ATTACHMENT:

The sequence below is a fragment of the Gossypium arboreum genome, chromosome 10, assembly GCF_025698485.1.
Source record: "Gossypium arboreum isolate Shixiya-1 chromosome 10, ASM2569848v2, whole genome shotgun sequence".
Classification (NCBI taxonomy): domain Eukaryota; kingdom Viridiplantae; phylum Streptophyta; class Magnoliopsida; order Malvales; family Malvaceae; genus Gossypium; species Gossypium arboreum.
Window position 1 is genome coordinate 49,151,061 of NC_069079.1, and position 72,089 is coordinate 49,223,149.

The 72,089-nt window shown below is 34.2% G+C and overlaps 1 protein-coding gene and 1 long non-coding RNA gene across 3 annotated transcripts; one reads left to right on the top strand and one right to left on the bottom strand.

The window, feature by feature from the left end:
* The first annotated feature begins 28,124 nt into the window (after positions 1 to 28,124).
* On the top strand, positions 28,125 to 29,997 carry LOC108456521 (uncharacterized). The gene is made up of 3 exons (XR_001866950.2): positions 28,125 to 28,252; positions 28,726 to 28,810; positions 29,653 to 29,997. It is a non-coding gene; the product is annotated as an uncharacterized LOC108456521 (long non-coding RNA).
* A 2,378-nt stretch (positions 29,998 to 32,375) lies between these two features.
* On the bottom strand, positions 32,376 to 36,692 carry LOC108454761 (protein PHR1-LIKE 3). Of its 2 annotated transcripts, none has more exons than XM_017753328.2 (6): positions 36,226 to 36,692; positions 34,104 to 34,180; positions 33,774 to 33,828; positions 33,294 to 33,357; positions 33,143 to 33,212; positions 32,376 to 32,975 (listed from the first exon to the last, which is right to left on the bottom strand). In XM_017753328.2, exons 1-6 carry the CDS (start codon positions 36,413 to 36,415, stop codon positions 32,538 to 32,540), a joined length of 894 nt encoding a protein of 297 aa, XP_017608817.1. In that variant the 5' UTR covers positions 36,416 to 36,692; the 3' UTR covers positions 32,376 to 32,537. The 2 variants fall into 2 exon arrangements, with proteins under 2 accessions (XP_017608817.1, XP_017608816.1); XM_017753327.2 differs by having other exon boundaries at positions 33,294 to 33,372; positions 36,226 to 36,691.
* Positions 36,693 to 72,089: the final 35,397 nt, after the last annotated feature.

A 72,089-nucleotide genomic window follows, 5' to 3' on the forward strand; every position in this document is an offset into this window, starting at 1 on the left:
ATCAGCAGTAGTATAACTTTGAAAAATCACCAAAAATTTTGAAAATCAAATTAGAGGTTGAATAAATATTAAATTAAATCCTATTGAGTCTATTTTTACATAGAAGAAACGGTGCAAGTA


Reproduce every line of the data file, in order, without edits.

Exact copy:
The sequence below is a fragment of the Gossypium arboreum genome, chromosome 10, assembly GCF_025698485.1.
Source record: "Gossypium arboreum isolate Shixiya-1 chromosome 10, ASM2569848v2, whole genome shotgun sequence".
Classification (NCBI taxonomy): domain Eukaryota; kingdom Viridiplantae; phylum Streptophyta; class Magnoliopsida; order Malvales; family Malvaceae; genus Gossypium; species Gossypium arboreum.
Window position 1 is genome coordinate 49,151,061 of NC_069079.1, and position 72,089 is coordinate 49,223,149.

The 72,089-nt window shown below is 34.2% G+C and overlaps 1 protein-coding gene and 1 long non-coding RNA gene across 3 annotated transcripts; one reads left to right on the top strand and one right to left on the bottom strand.

The window, feature by feature from the left end:
* The first annotated feature begins 28,124 nt into the window (after positions 1 to 28,124).
* On the top strand, positions 28,125 to 29,997 carry LOC108456521 (uncharacterized). The gene is made up of 3 exons (XR_001866950.2): positions 28,125 to 28,252; positions 28,726 to 28,810; positions 29,653 to 29,997. It is a non-coding gene; the product is annotated as an uncharacterized LOC108456521 (long non-coding RNA).
* A 2,378-nt stretch (positions 29,998 to 32,375) lies between these two features.
* On the bottom strand, positions 32,376 to 36,692 carry LOC108454761 (protein PHR1-LIKE 3). Of its 2 annotated transcripts, none has more exons than XM_017753328.2 (6): positions 36,226 to 36,692; positions 34,104 to 34,180; positions 33,774 to 33,828; positions 33,294 to 33,357; positions 33,143 to 33,212; positions 32,376 to 32,975 (listed from the first exon to the last, which is right to left on the bottom strand). In XM_017753328.2, exons 1-6 carry the CDS (start codon positions 36,413 to 36,415, stop codon positions 32,538 to 32,540), a joined length of 894 nt encoding a protein of 297 aa, XP_017608817.1. In that variant the 5' UTR covers positions 36,416 to 36,692; the 3' UTR covers positions 32,376 to 32,537. The 2 variants fall into 2 exon arrangements, with proteins under 2 accessions (XP_017608817.1, XP_017608816.1); XM_017753327.2 differs by having other exon boundaries at positions 33,294 to 33,372; positions 36,226 to 36,691.
* Positions 36,693 to 72,089: the final 35,397 nt, after the last annotated feature.

A 72,089-nucleotide genomic window follows, 5' to 3' on the forward strand; every position in this document is an offset into this window, starting at 1 on the left:
ATCAGCAGTAGTATAACTTTGAAAAATCACCAAAAATTTTGAAAATCAAATTAGAGGTTGAATAAATATTAAATTAAATCCTATTGAGTCTATTTTTACATAGAAGAAACGGTGCAAGTA